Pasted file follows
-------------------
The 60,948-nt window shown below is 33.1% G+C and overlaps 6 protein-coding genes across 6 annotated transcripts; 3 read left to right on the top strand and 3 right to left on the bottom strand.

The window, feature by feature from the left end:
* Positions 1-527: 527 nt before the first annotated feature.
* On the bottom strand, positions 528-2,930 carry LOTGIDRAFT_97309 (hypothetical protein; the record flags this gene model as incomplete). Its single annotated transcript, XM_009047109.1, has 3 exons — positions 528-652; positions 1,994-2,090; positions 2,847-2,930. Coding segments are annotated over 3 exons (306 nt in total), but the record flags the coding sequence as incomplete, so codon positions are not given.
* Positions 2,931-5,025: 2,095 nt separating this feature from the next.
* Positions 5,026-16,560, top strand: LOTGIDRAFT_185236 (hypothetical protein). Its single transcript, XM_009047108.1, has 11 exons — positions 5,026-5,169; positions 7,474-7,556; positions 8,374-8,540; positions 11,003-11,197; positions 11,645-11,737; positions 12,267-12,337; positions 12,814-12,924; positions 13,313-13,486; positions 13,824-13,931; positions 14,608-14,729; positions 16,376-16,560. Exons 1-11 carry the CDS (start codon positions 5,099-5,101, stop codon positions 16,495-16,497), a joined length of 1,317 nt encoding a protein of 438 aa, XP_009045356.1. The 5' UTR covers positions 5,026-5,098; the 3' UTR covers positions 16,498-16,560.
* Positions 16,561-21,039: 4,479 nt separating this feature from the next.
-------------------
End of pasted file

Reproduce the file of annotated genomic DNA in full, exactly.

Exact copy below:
The 60,948-nt window shown below is 33.1% G+C and overlaps 6 protein-coding genes across 6 annotated transcripts; 3 read left to right on the top strand and 3 right to left on the bottom strand.

The window, feature by feature from the left end:
* Positions 1-527: 527 nt before the first annotated feature.
* On the bottom strand, positions 528-2,930 carry LOTGIDRAFT_97309 (hypothetical protein; the record flags this gene model as incomplete). Its single annotated transcript, XM_009047109.1, has 3 exons — positions 528-652; positions 1,994-2,090; positions 2,847-2,930. Coding segments are annotated over 3 exons (306 nt in total), but the record flags the coding sequence as incomplete, so codon positions are not given.
* Positions 2,931-5,025: 2,095 nt separating this feature from the next.
* Positions 5,026-16,560, top strand: LOTGIDRAFT_185236 (hypothetical protein). Its single transcript, XM_009047108.1, has 11 exons — positions 5,026-5,169; positions 7,474-7,556; positions 8,374-8,540; positions 11,003-11,197; positions 11,645-11,737; positions 12,267-12,337; positions 12,814-12,924; positions 13,313-13,486; positions 13,824-13,931; positions 14,608-14,729; positions 16,376-16,560. Exons 1-11 carry the CDS (start codon positions 5,099-5,101, stop codon positions 16,495-16,497), a joined length of 1,317 nt encoding a protein of 438 aa, XP_009045356.1. The 5' UTR covers positions 5,026-5,098; the 3' UTR covers positions 16,498-16,560.
* Positions 16,561-21,039: 4,479 nt separating this feature from the next.